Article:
A General History and Collection of Voyages and Travels - Volume 05 eBook

Robert Kerr (writer)
This eBook from the Gutenberg Project consists of approximately 739 pages of information about A General History and Collection of Voyages and Travels.
take the field against Ferdinand de Contreras, and being more numerous than his detachment, would oblige him to retire to form a junction with Bermejo.  Accordingly, when Ferdinand de Contreras had proceeded about half way to Nombre de Dios, he learnt that the president had got notice of the approach of the rebels, and had marched out against them with a superior force; on which Ferdinand de Contreras resolved to return to Panama.

While on his return, he took some negroes from whom he got notice of the entire defeat of Bermejo, and of the advance of Marchena against himself.  He was so disconcerted by this intelligence, that he allowed all his men to disperse, desiring them to save themselves as they best might, and to endeavour to get to the shore, where his brother would take them on board the ships.  They all separated, and Ferdinand with some of his people struck into the woods, avoiding the public road, that they might escape Marchena.  As the country was much intersected with rivers, and Ferdinand was little accustomed to encounter such difficulties, he was drowned in an endeavour to pass one of the rivers.  Several of the followers of Ferdinand were made prisoners, and it was never known what became of the others.  The prisoners were carried to Panama, where they, and those others who were taken at the defeat of Bermejo, were all put to death.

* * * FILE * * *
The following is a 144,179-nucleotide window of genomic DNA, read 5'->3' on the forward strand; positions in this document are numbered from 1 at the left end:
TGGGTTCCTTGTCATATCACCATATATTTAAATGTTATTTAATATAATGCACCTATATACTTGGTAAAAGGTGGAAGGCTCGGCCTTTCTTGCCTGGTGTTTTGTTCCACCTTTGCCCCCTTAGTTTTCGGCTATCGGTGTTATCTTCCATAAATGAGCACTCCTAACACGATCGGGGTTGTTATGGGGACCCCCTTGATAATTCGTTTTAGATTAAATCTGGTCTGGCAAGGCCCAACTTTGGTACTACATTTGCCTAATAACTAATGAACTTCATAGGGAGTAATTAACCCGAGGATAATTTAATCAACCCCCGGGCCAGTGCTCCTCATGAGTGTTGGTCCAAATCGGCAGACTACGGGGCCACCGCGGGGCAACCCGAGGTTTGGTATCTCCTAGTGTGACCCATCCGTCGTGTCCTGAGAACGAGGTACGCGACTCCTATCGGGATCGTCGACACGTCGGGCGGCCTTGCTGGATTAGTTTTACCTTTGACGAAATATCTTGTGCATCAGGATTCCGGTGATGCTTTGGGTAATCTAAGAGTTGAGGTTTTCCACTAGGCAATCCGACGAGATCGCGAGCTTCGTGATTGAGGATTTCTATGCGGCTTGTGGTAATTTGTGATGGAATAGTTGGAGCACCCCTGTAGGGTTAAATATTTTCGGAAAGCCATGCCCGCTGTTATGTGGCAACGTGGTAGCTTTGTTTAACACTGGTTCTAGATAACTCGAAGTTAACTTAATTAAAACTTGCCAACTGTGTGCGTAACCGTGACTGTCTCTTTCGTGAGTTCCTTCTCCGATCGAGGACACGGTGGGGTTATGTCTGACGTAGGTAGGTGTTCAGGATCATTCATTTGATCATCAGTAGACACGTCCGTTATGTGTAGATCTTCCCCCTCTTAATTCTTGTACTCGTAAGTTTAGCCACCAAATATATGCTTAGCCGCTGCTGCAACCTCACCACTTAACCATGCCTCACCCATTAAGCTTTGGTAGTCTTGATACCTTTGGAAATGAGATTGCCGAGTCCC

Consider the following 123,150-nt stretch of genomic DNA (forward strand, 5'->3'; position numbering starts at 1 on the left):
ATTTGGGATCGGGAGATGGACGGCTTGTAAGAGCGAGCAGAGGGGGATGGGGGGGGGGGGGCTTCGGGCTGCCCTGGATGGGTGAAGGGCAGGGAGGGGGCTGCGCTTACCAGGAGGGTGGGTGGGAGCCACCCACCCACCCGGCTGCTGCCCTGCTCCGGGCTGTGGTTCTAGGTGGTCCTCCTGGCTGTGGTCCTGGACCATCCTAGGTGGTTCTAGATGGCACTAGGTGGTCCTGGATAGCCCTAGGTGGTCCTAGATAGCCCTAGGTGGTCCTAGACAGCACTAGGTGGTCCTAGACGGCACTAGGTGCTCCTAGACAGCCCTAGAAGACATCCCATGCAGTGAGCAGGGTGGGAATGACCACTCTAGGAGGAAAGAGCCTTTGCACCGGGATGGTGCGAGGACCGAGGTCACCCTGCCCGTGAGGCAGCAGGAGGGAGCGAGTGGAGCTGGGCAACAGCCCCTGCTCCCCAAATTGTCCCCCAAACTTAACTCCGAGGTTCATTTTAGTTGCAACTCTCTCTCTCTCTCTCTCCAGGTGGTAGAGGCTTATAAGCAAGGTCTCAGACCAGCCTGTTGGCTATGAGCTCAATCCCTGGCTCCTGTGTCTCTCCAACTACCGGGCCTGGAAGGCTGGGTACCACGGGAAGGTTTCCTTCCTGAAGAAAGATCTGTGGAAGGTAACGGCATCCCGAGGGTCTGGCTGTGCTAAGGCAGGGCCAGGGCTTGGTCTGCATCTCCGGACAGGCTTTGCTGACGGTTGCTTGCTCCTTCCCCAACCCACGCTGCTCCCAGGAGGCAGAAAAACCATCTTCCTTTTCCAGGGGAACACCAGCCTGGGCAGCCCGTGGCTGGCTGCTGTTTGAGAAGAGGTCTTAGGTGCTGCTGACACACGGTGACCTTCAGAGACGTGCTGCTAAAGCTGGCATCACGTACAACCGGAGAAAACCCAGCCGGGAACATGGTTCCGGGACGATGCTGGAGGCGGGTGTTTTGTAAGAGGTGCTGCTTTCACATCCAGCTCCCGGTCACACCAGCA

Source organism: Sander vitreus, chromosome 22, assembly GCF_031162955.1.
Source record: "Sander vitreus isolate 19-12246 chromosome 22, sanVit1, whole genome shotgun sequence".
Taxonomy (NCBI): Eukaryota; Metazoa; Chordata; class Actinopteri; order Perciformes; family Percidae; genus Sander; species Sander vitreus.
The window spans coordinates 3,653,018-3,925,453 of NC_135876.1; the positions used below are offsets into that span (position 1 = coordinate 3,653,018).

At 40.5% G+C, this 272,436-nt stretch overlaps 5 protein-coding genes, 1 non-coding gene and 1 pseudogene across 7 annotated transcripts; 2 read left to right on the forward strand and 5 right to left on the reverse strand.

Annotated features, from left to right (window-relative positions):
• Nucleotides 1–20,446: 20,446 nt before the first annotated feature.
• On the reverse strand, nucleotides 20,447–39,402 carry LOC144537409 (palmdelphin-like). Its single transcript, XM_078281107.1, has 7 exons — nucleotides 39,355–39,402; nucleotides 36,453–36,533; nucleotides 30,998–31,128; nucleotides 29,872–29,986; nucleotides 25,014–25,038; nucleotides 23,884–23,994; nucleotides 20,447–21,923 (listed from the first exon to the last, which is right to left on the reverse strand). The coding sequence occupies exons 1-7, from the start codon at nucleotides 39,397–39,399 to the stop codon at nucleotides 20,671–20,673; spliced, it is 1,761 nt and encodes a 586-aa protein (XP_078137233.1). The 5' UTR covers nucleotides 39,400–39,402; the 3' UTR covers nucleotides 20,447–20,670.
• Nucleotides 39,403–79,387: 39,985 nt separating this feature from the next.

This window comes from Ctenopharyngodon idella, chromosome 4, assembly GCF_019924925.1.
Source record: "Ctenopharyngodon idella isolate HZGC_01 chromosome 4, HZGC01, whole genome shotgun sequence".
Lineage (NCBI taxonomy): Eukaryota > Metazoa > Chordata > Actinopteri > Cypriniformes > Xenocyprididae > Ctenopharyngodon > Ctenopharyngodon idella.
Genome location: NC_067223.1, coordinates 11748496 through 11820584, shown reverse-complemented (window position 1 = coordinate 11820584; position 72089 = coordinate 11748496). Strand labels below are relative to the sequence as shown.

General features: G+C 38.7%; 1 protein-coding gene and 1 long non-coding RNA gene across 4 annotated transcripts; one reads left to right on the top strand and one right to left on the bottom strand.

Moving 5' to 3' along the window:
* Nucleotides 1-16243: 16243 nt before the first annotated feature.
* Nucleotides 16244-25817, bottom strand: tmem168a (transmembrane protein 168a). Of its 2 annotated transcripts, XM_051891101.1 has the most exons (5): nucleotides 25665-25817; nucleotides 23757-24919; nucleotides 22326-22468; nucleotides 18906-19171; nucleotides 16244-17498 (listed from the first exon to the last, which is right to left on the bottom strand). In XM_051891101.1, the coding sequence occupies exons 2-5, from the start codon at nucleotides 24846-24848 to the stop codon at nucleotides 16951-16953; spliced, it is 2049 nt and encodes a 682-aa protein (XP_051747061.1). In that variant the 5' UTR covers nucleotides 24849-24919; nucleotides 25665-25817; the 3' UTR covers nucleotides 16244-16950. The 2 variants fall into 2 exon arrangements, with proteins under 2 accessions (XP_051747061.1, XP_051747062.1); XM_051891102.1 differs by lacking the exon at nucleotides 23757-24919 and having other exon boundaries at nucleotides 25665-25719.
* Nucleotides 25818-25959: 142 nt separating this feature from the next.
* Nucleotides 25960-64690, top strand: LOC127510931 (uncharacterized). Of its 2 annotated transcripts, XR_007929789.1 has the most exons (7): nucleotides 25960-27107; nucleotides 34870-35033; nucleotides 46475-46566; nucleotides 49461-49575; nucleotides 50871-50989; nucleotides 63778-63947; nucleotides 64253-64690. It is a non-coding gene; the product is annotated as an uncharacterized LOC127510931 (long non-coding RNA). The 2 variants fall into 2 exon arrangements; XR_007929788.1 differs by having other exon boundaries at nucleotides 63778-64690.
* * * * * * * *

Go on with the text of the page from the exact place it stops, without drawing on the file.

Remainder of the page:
When Pedro de Contreras, who remained on board the ships, got intelligence of the miserable fete of his comrades, he was so much alarmed that he would not take time to hoist anchor and make seal, but threw himself into a boat with some of his men, leaving the ships at anchor with all the plunder untouched.  He coasted along for a considerable way to the province of Nata; after which no farther intelligence was ever received either of him or any of those who were along with him, but it was supposed they were all massacred by the Indians of that country.  On getting intelligence of the favourable termination of this threatening affair, the president returned to Nombre de Dios, giving thanks to God for having delivered him from this unforseen danger.  Had the rebels arrived at Panama only a few days sooner, they might easily have made him prisoner, and would have acquired a much larger booty then ever fell into the hands of pirates.

Tranquillity being entirely restored, the president embarked with his treasure, and arrived safely in Spain.  One of his vessels, in which Juan Gomez de Anuaya was embarked, with part of the royal treasure, was obliged to put back to Nombre de Dios:  But, having refitted at that port, she likewise arrived in Spain.  Immediately on landing at San Lucar, the president sent Captain Lope Martin into Germany, where the emperor then was, to inform his majesty of his safe arrival from Peru.  This news was exceedingly agreeable to the court, and occasioned much astonishment at the prompt and happy termination of the troubles, which had appeared so formidable

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A General History and Collection of Voyages and Travels - Volume 05 from Project Gutenberg. Public domain.
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